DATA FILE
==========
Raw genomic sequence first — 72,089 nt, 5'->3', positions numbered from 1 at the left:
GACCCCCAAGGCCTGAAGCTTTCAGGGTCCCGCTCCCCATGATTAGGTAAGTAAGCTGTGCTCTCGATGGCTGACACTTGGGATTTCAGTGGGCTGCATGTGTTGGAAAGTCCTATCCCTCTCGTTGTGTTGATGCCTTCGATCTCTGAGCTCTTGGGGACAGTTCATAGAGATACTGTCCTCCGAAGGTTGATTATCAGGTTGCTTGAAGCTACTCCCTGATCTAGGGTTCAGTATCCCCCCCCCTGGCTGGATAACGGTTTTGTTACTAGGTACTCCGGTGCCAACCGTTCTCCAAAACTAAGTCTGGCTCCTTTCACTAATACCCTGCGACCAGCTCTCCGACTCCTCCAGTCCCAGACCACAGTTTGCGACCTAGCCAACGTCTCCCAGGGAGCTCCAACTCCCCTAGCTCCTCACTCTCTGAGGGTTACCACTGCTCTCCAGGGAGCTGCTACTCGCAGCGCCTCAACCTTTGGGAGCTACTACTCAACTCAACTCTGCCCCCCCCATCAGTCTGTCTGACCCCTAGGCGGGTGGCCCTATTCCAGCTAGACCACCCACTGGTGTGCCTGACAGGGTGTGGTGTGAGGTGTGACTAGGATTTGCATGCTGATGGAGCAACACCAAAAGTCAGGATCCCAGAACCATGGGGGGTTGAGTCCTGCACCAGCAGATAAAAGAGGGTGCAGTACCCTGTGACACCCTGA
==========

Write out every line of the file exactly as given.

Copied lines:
Raw genomic sequence first — 72,089 nt, 5'->3', positions numbered from 1 at the left:
GACCCCCAAGGCCTGAAGCTTTCAGGGTCCCGCTCCCCATGATTAGGTAAGTAAGCTGTGCTCTCGATGGCTGACACTTGGGATTTCAGTGGGCTGCATGTGTTGGAAAGTCCTATCCCTCTCGTTGTGTTGATGCCTTCGATCTCTGAGCTCTTGGGGACAGTTCATAGAGATACTGTCCTCCGAAGGTTGATTATCAGGTTGCTTGAAGCTACTCCCTGATCTAGGGTTCAGTATCCCCCCCCCTGGCTGGATAACGGTTTTGTTACTAGGTACTCCGGTGCCAACCGTTCTCCAAAACTAAGTCTGGCTCCTTTCACTAATACCCTGCGACCAGCTCTCCGACTCCTCCAGTCCCAGACCACAGTTTGCGACCTAGCCAACGTCTCCCAGGGAGCTCCAACTCCCCTAGCTCCTCACTCTCTGAGGGTTACCACTGCTCTCCAGGGAGCTGCTACTCGCAGCGCCTCAACCTTTGGGAGCTACTACTCAACTCAACTCTGCCCCCCCCATCAGTCTGTCTGACCCCTAGGCGGGTGGCCCTATTCCAGCTAGACCACCCACTGGTGTGCCTGACAGGGTGTGGTGTGAGGTGTGACTAGGATTTGCATGCTGATGGAGCAACACCAAAAGTCAGGATCCCAGAACCATGGGGGGTTGAGTCCTGCACCAGCAGATAAAAGAGGGTGCAGTACCCTGTGACACCCTGA